This graduate capability is supported by:

Learning outcomes

  • The ability to formulate a problem, develop its methodical analysis, and critically interpret the findings in order to find an appropriate Applied Climatology solution.
  • The ability to contend with the temporal and spatial scales of Climate Science and constraints associated with the absence of a universal approach or answer, in a creative and innovative manner.
  • The ability to examine, analyze, interpret and integrate scientific information from various primary and secondary sources.
  • The ability to describe a research problem, propose its analysis, and then articulate the respective findings through oral, written, and non-traditional media which are important tools in the communication of Applied Climate Science.

Assessment tasks

  • Assignment 1
  • mid semester test
  • Assignment 2
  • quiz 2

Socially and Environmentally Active and Responsible

We want our graduates to be aware of and have respect for self and others; to be able to work with others as a leader and a team player; to have a sense of connectedness with others and country; and to have a sense of mutual obligation. Our graduates should be informed and active participants in moving society towards sustainability.

This graduate capability is supported by:

Learning outcomes

  • The ability to formulate a problem, develop its methodical analysis, and critically interpret the findings in order to find an appropriate Applied Climatology solution.
  • The ability to contend with the temporal and spatial scales of Climate Science and constraints associated with the absence of a universal approach or answer, in a creative and innovative manner.
  • The ability to examine, analyze, interpret and integrate scientific information from various primary and secondary sources.
  • The ability to describe a research problem, propose its analysis, and then articulate the respective findings through oral, written, and non-traditional media which are important tools in the communication of Applied Climate Science.

Assessment tasks

  • Assignment 1
  • mid semester test
  • Assignment 2
  • quiz 2

Capable of Professional and Personal Judgement and Initiative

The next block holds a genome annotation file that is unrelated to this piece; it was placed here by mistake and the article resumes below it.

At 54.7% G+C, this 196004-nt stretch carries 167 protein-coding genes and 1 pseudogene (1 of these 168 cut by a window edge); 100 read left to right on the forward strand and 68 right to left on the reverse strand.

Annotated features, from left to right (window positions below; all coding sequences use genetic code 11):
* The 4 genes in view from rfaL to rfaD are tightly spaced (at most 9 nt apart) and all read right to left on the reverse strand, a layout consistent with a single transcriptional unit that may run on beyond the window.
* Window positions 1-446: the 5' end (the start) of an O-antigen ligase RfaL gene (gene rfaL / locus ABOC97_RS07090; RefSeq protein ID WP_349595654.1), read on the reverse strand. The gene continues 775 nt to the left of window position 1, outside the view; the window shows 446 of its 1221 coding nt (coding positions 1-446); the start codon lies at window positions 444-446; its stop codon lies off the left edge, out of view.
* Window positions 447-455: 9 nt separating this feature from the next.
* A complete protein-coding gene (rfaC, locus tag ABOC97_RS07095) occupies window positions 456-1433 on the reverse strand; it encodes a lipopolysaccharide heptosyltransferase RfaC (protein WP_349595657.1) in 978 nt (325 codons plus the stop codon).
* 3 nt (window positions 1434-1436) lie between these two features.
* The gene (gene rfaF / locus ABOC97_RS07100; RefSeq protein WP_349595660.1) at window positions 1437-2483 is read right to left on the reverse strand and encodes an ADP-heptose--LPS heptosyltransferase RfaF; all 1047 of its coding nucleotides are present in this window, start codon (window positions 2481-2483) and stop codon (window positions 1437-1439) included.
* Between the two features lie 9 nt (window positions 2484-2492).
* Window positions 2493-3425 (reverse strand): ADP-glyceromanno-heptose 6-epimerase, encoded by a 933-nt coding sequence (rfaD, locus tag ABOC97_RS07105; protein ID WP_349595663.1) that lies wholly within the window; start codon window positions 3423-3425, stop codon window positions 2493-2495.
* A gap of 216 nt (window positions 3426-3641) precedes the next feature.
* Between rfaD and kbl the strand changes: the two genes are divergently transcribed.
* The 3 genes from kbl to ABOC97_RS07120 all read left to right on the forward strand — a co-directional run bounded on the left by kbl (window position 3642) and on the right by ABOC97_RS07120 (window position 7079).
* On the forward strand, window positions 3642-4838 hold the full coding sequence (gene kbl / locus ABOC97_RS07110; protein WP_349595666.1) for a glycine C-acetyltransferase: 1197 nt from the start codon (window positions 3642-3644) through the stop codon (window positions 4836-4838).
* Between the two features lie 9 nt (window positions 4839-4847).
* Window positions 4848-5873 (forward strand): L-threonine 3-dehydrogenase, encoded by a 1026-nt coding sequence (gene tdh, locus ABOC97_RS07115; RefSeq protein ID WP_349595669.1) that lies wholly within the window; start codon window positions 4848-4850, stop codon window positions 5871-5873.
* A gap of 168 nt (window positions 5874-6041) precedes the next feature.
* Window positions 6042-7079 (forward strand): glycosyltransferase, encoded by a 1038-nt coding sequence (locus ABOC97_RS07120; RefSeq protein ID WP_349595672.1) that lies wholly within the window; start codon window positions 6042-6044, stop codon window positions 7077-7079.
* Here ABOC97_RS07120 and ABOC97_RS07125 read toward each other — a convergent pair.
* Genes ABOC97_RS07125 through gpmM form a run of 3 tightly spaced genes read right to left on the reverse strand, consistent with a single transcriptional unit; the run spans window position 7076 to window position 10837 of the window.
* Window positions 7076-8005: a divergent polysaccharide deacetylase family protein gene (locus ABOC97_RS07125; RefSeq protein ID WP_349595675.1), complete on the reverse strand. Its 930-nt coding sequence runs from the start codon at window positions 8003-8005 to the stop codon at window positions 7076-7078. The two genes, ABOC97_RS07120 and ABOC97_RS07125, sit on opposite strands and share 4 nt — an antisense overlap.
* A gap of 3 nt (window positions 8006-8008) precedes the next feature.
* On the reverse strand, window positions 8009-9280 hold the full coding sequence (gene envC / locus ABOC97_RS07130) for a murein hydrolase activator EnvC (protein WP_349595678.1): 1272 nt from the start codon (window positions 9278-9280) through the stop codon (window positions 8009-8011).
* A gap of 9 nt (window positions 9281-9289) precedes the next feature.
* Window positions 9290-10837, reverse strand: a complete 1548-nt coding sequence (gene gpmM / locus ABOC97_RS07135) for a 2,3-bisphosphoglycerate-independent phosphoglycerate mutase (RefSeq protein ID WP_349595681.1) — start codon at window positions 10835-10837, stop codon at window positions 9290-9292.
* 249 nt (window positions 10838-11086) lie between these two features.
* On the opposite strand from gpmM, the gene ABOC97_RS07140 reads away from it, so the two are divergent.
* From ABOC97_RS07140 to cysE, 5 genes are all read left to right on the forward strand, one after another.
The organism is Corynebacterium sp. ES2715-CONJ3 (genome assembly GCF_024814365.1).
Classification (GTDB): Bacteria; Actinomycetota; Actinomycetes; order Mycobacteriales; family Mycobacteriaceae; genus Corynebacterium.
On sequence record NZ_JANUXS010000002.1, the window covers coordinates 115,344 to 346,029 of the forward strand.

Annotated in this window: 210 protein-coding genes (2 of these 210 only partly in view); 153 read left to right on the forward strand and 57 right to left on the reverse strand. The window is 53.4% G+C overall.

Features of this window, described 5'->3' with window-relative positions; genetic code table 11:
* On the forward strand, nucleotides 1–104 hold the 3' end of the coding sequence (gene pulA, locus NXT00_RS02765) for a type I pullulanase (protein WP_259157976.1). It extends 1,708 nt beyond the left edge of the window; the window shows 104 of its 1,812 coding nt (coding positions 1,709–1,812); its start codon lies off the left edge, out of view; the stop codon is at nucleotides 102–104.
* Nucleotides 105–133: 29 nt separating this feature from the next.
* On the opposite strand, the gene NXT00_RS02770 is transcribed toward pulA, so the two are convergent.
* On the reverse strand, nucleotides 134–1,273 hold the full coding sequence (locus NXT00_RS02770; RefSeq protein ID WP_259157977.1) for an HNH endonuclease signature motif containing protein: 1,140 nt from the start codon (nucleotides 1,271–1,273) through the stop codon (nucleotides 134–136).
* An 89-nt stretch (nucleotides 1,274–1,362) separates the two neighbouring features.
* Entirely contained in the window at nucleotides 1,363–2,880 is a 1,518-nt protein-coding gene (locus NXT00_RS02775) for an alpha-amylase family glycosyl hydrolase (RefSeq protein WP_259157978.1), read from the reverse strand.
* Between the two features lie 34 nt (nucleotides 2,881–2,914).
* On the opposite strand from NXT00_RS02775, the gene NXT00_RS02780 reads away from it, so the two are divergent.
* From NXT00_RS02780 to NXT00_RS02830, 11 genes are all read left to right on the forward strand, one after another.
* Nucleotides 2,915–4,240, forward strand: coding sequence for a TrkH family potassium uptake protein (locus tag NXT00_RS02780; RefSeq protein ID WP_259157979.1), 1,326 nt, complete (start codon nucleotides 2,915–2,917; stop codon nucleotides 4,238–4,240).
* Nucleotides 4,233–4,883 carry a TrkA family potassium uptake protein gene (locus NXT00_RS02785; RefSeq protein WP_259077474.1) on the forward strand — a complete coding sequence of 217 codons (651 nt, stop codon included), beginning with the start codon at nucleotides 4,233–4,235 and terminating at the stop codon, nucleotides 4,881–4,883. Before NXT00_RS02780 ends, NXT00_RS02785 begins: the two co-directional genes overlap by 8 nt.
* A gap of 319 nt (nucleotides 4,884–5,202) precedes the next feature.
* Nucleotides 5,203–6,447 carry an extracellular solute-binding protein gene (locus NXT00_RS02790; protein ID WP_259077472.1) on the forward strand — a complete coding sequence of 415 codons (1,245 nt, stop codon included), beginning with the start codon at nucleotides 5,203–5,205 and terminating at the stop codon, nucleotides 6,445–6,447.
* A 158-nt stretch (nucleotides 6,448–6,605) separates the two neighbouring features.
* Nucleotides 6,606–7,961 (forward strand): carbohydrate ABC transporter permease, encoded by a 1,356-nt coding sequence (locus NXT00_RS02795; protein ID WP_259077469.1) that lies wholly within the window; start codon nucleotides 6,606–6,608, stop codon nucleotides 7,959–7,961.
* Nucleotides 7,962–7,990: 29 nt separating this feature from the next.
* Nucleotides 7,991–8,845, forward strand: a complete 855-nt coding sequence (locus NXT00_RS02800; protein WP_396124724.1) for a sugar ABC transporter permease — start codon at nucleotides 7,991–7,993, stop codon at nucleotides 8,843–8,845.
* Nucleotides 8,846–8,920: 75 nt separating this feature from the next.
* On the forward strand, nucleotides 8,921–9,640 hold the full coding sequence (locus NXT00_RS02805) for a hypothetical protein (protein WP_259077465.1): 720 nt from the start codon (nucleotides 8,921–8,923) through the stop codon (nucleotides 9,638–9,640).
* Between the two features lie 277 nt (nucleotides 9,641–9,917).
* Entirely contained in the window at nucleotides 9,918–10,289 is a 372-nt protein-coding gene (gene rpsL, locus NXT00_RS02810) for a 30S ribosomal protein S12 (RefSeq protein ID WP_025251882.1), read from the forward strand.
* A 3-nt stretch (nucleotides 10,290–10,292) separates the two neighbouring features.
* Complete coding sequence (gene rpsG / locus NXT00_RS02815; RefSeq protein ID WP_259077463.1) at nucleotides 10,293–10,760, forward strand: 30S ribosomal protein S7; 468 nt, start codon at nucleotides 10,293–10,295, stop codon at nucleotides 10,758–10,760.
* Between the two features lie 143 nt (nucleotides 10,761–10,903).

We want our graduates to have emotional intelligence and sound interpersonal skills and to demonstrate discernment and common sense in their professional and personal judgement. They will exercise initiative as needed. They will be capable of risk assessment, and be able to handle ambiguity and complexity, enabling them to be adaptable in diverse and changing environments.

This graduate capability is supported by:

Learning outcomes

  • The ability to formulate a problem, develop its methodical analysis, and critically interpret the findings in order to find an appropriate Applied Climatology solution.
  • The ability to contend with the temporal and spatial scales of Climate Science and constraints associated with the absence of a universal approach or answer, in a creative and innovative manner.
  • The ability to examine, analyze, interpret and integrate scientific information from various primary and secondary sources.
  • The ability to describe a research problem, propose its analysis, and then articulate the respective findings through oral, written, and non-traditional media which are important tools in the communication of Applied Climate Science.

Assessment tasks

  • quiz 1
  • Assignment 1
  • mid semester test
  • Assignment 2
  • quiz 2

Commitment to Continuous Learning

Our graduates will have enquiring minds and a literate curiosity which will lead them to pursue knowledge for its own sake. They will continue to pursue learning in their careers and as they participate in the world. They will be capable of reflecting on their experiences and relationships with others and the environment, learning from them, and growing - personally, professionally and socially.

This graduate capability is supported by:

Learning outcomes

  • Demonstrate sufficient knowledge and conceptual understanding of the dispersive capabilities of the atmospheric environment near the surface of the earth, how pollutants emitted into the atmospheric environment move and interact with the surface, and some appreciation for the atmosphere’s role in biogeochemical cycles.
  • The ability to formulate a problem, develop its methodical analysis, and critically interpret the findings in order to find an appropriate Applied Climatology solution.
  • The ability to contend with the temporal and spatial scales of Climate Science and constraints associated with the absence of a universal approach or answer, in a creative and innovative manner.
  • Practical knowledge to undertake analysis of climatic data and work with apparatus common to the Climate Science discipline.
  • The ability to examine, analyze, interpret and integrate scientific information from various primary and secondary sources.
  • Practical laboratory and field based skills associated with typical measurement problems in the field of climate science.
  • The ability to describe a research problem, propose its analysis, and then articulate the respective findings through oral, written, and non-traditional media which are important tools in the communication of Applied Climate Science.

Assessment tasks

  • quiz 1
  • Assignment 1
  • mid semester test
  • Assignment 2
  • quiz 2

Changes from Previous Offering

Field study reduced to 1 or 2 days at Oakdale, NSW research site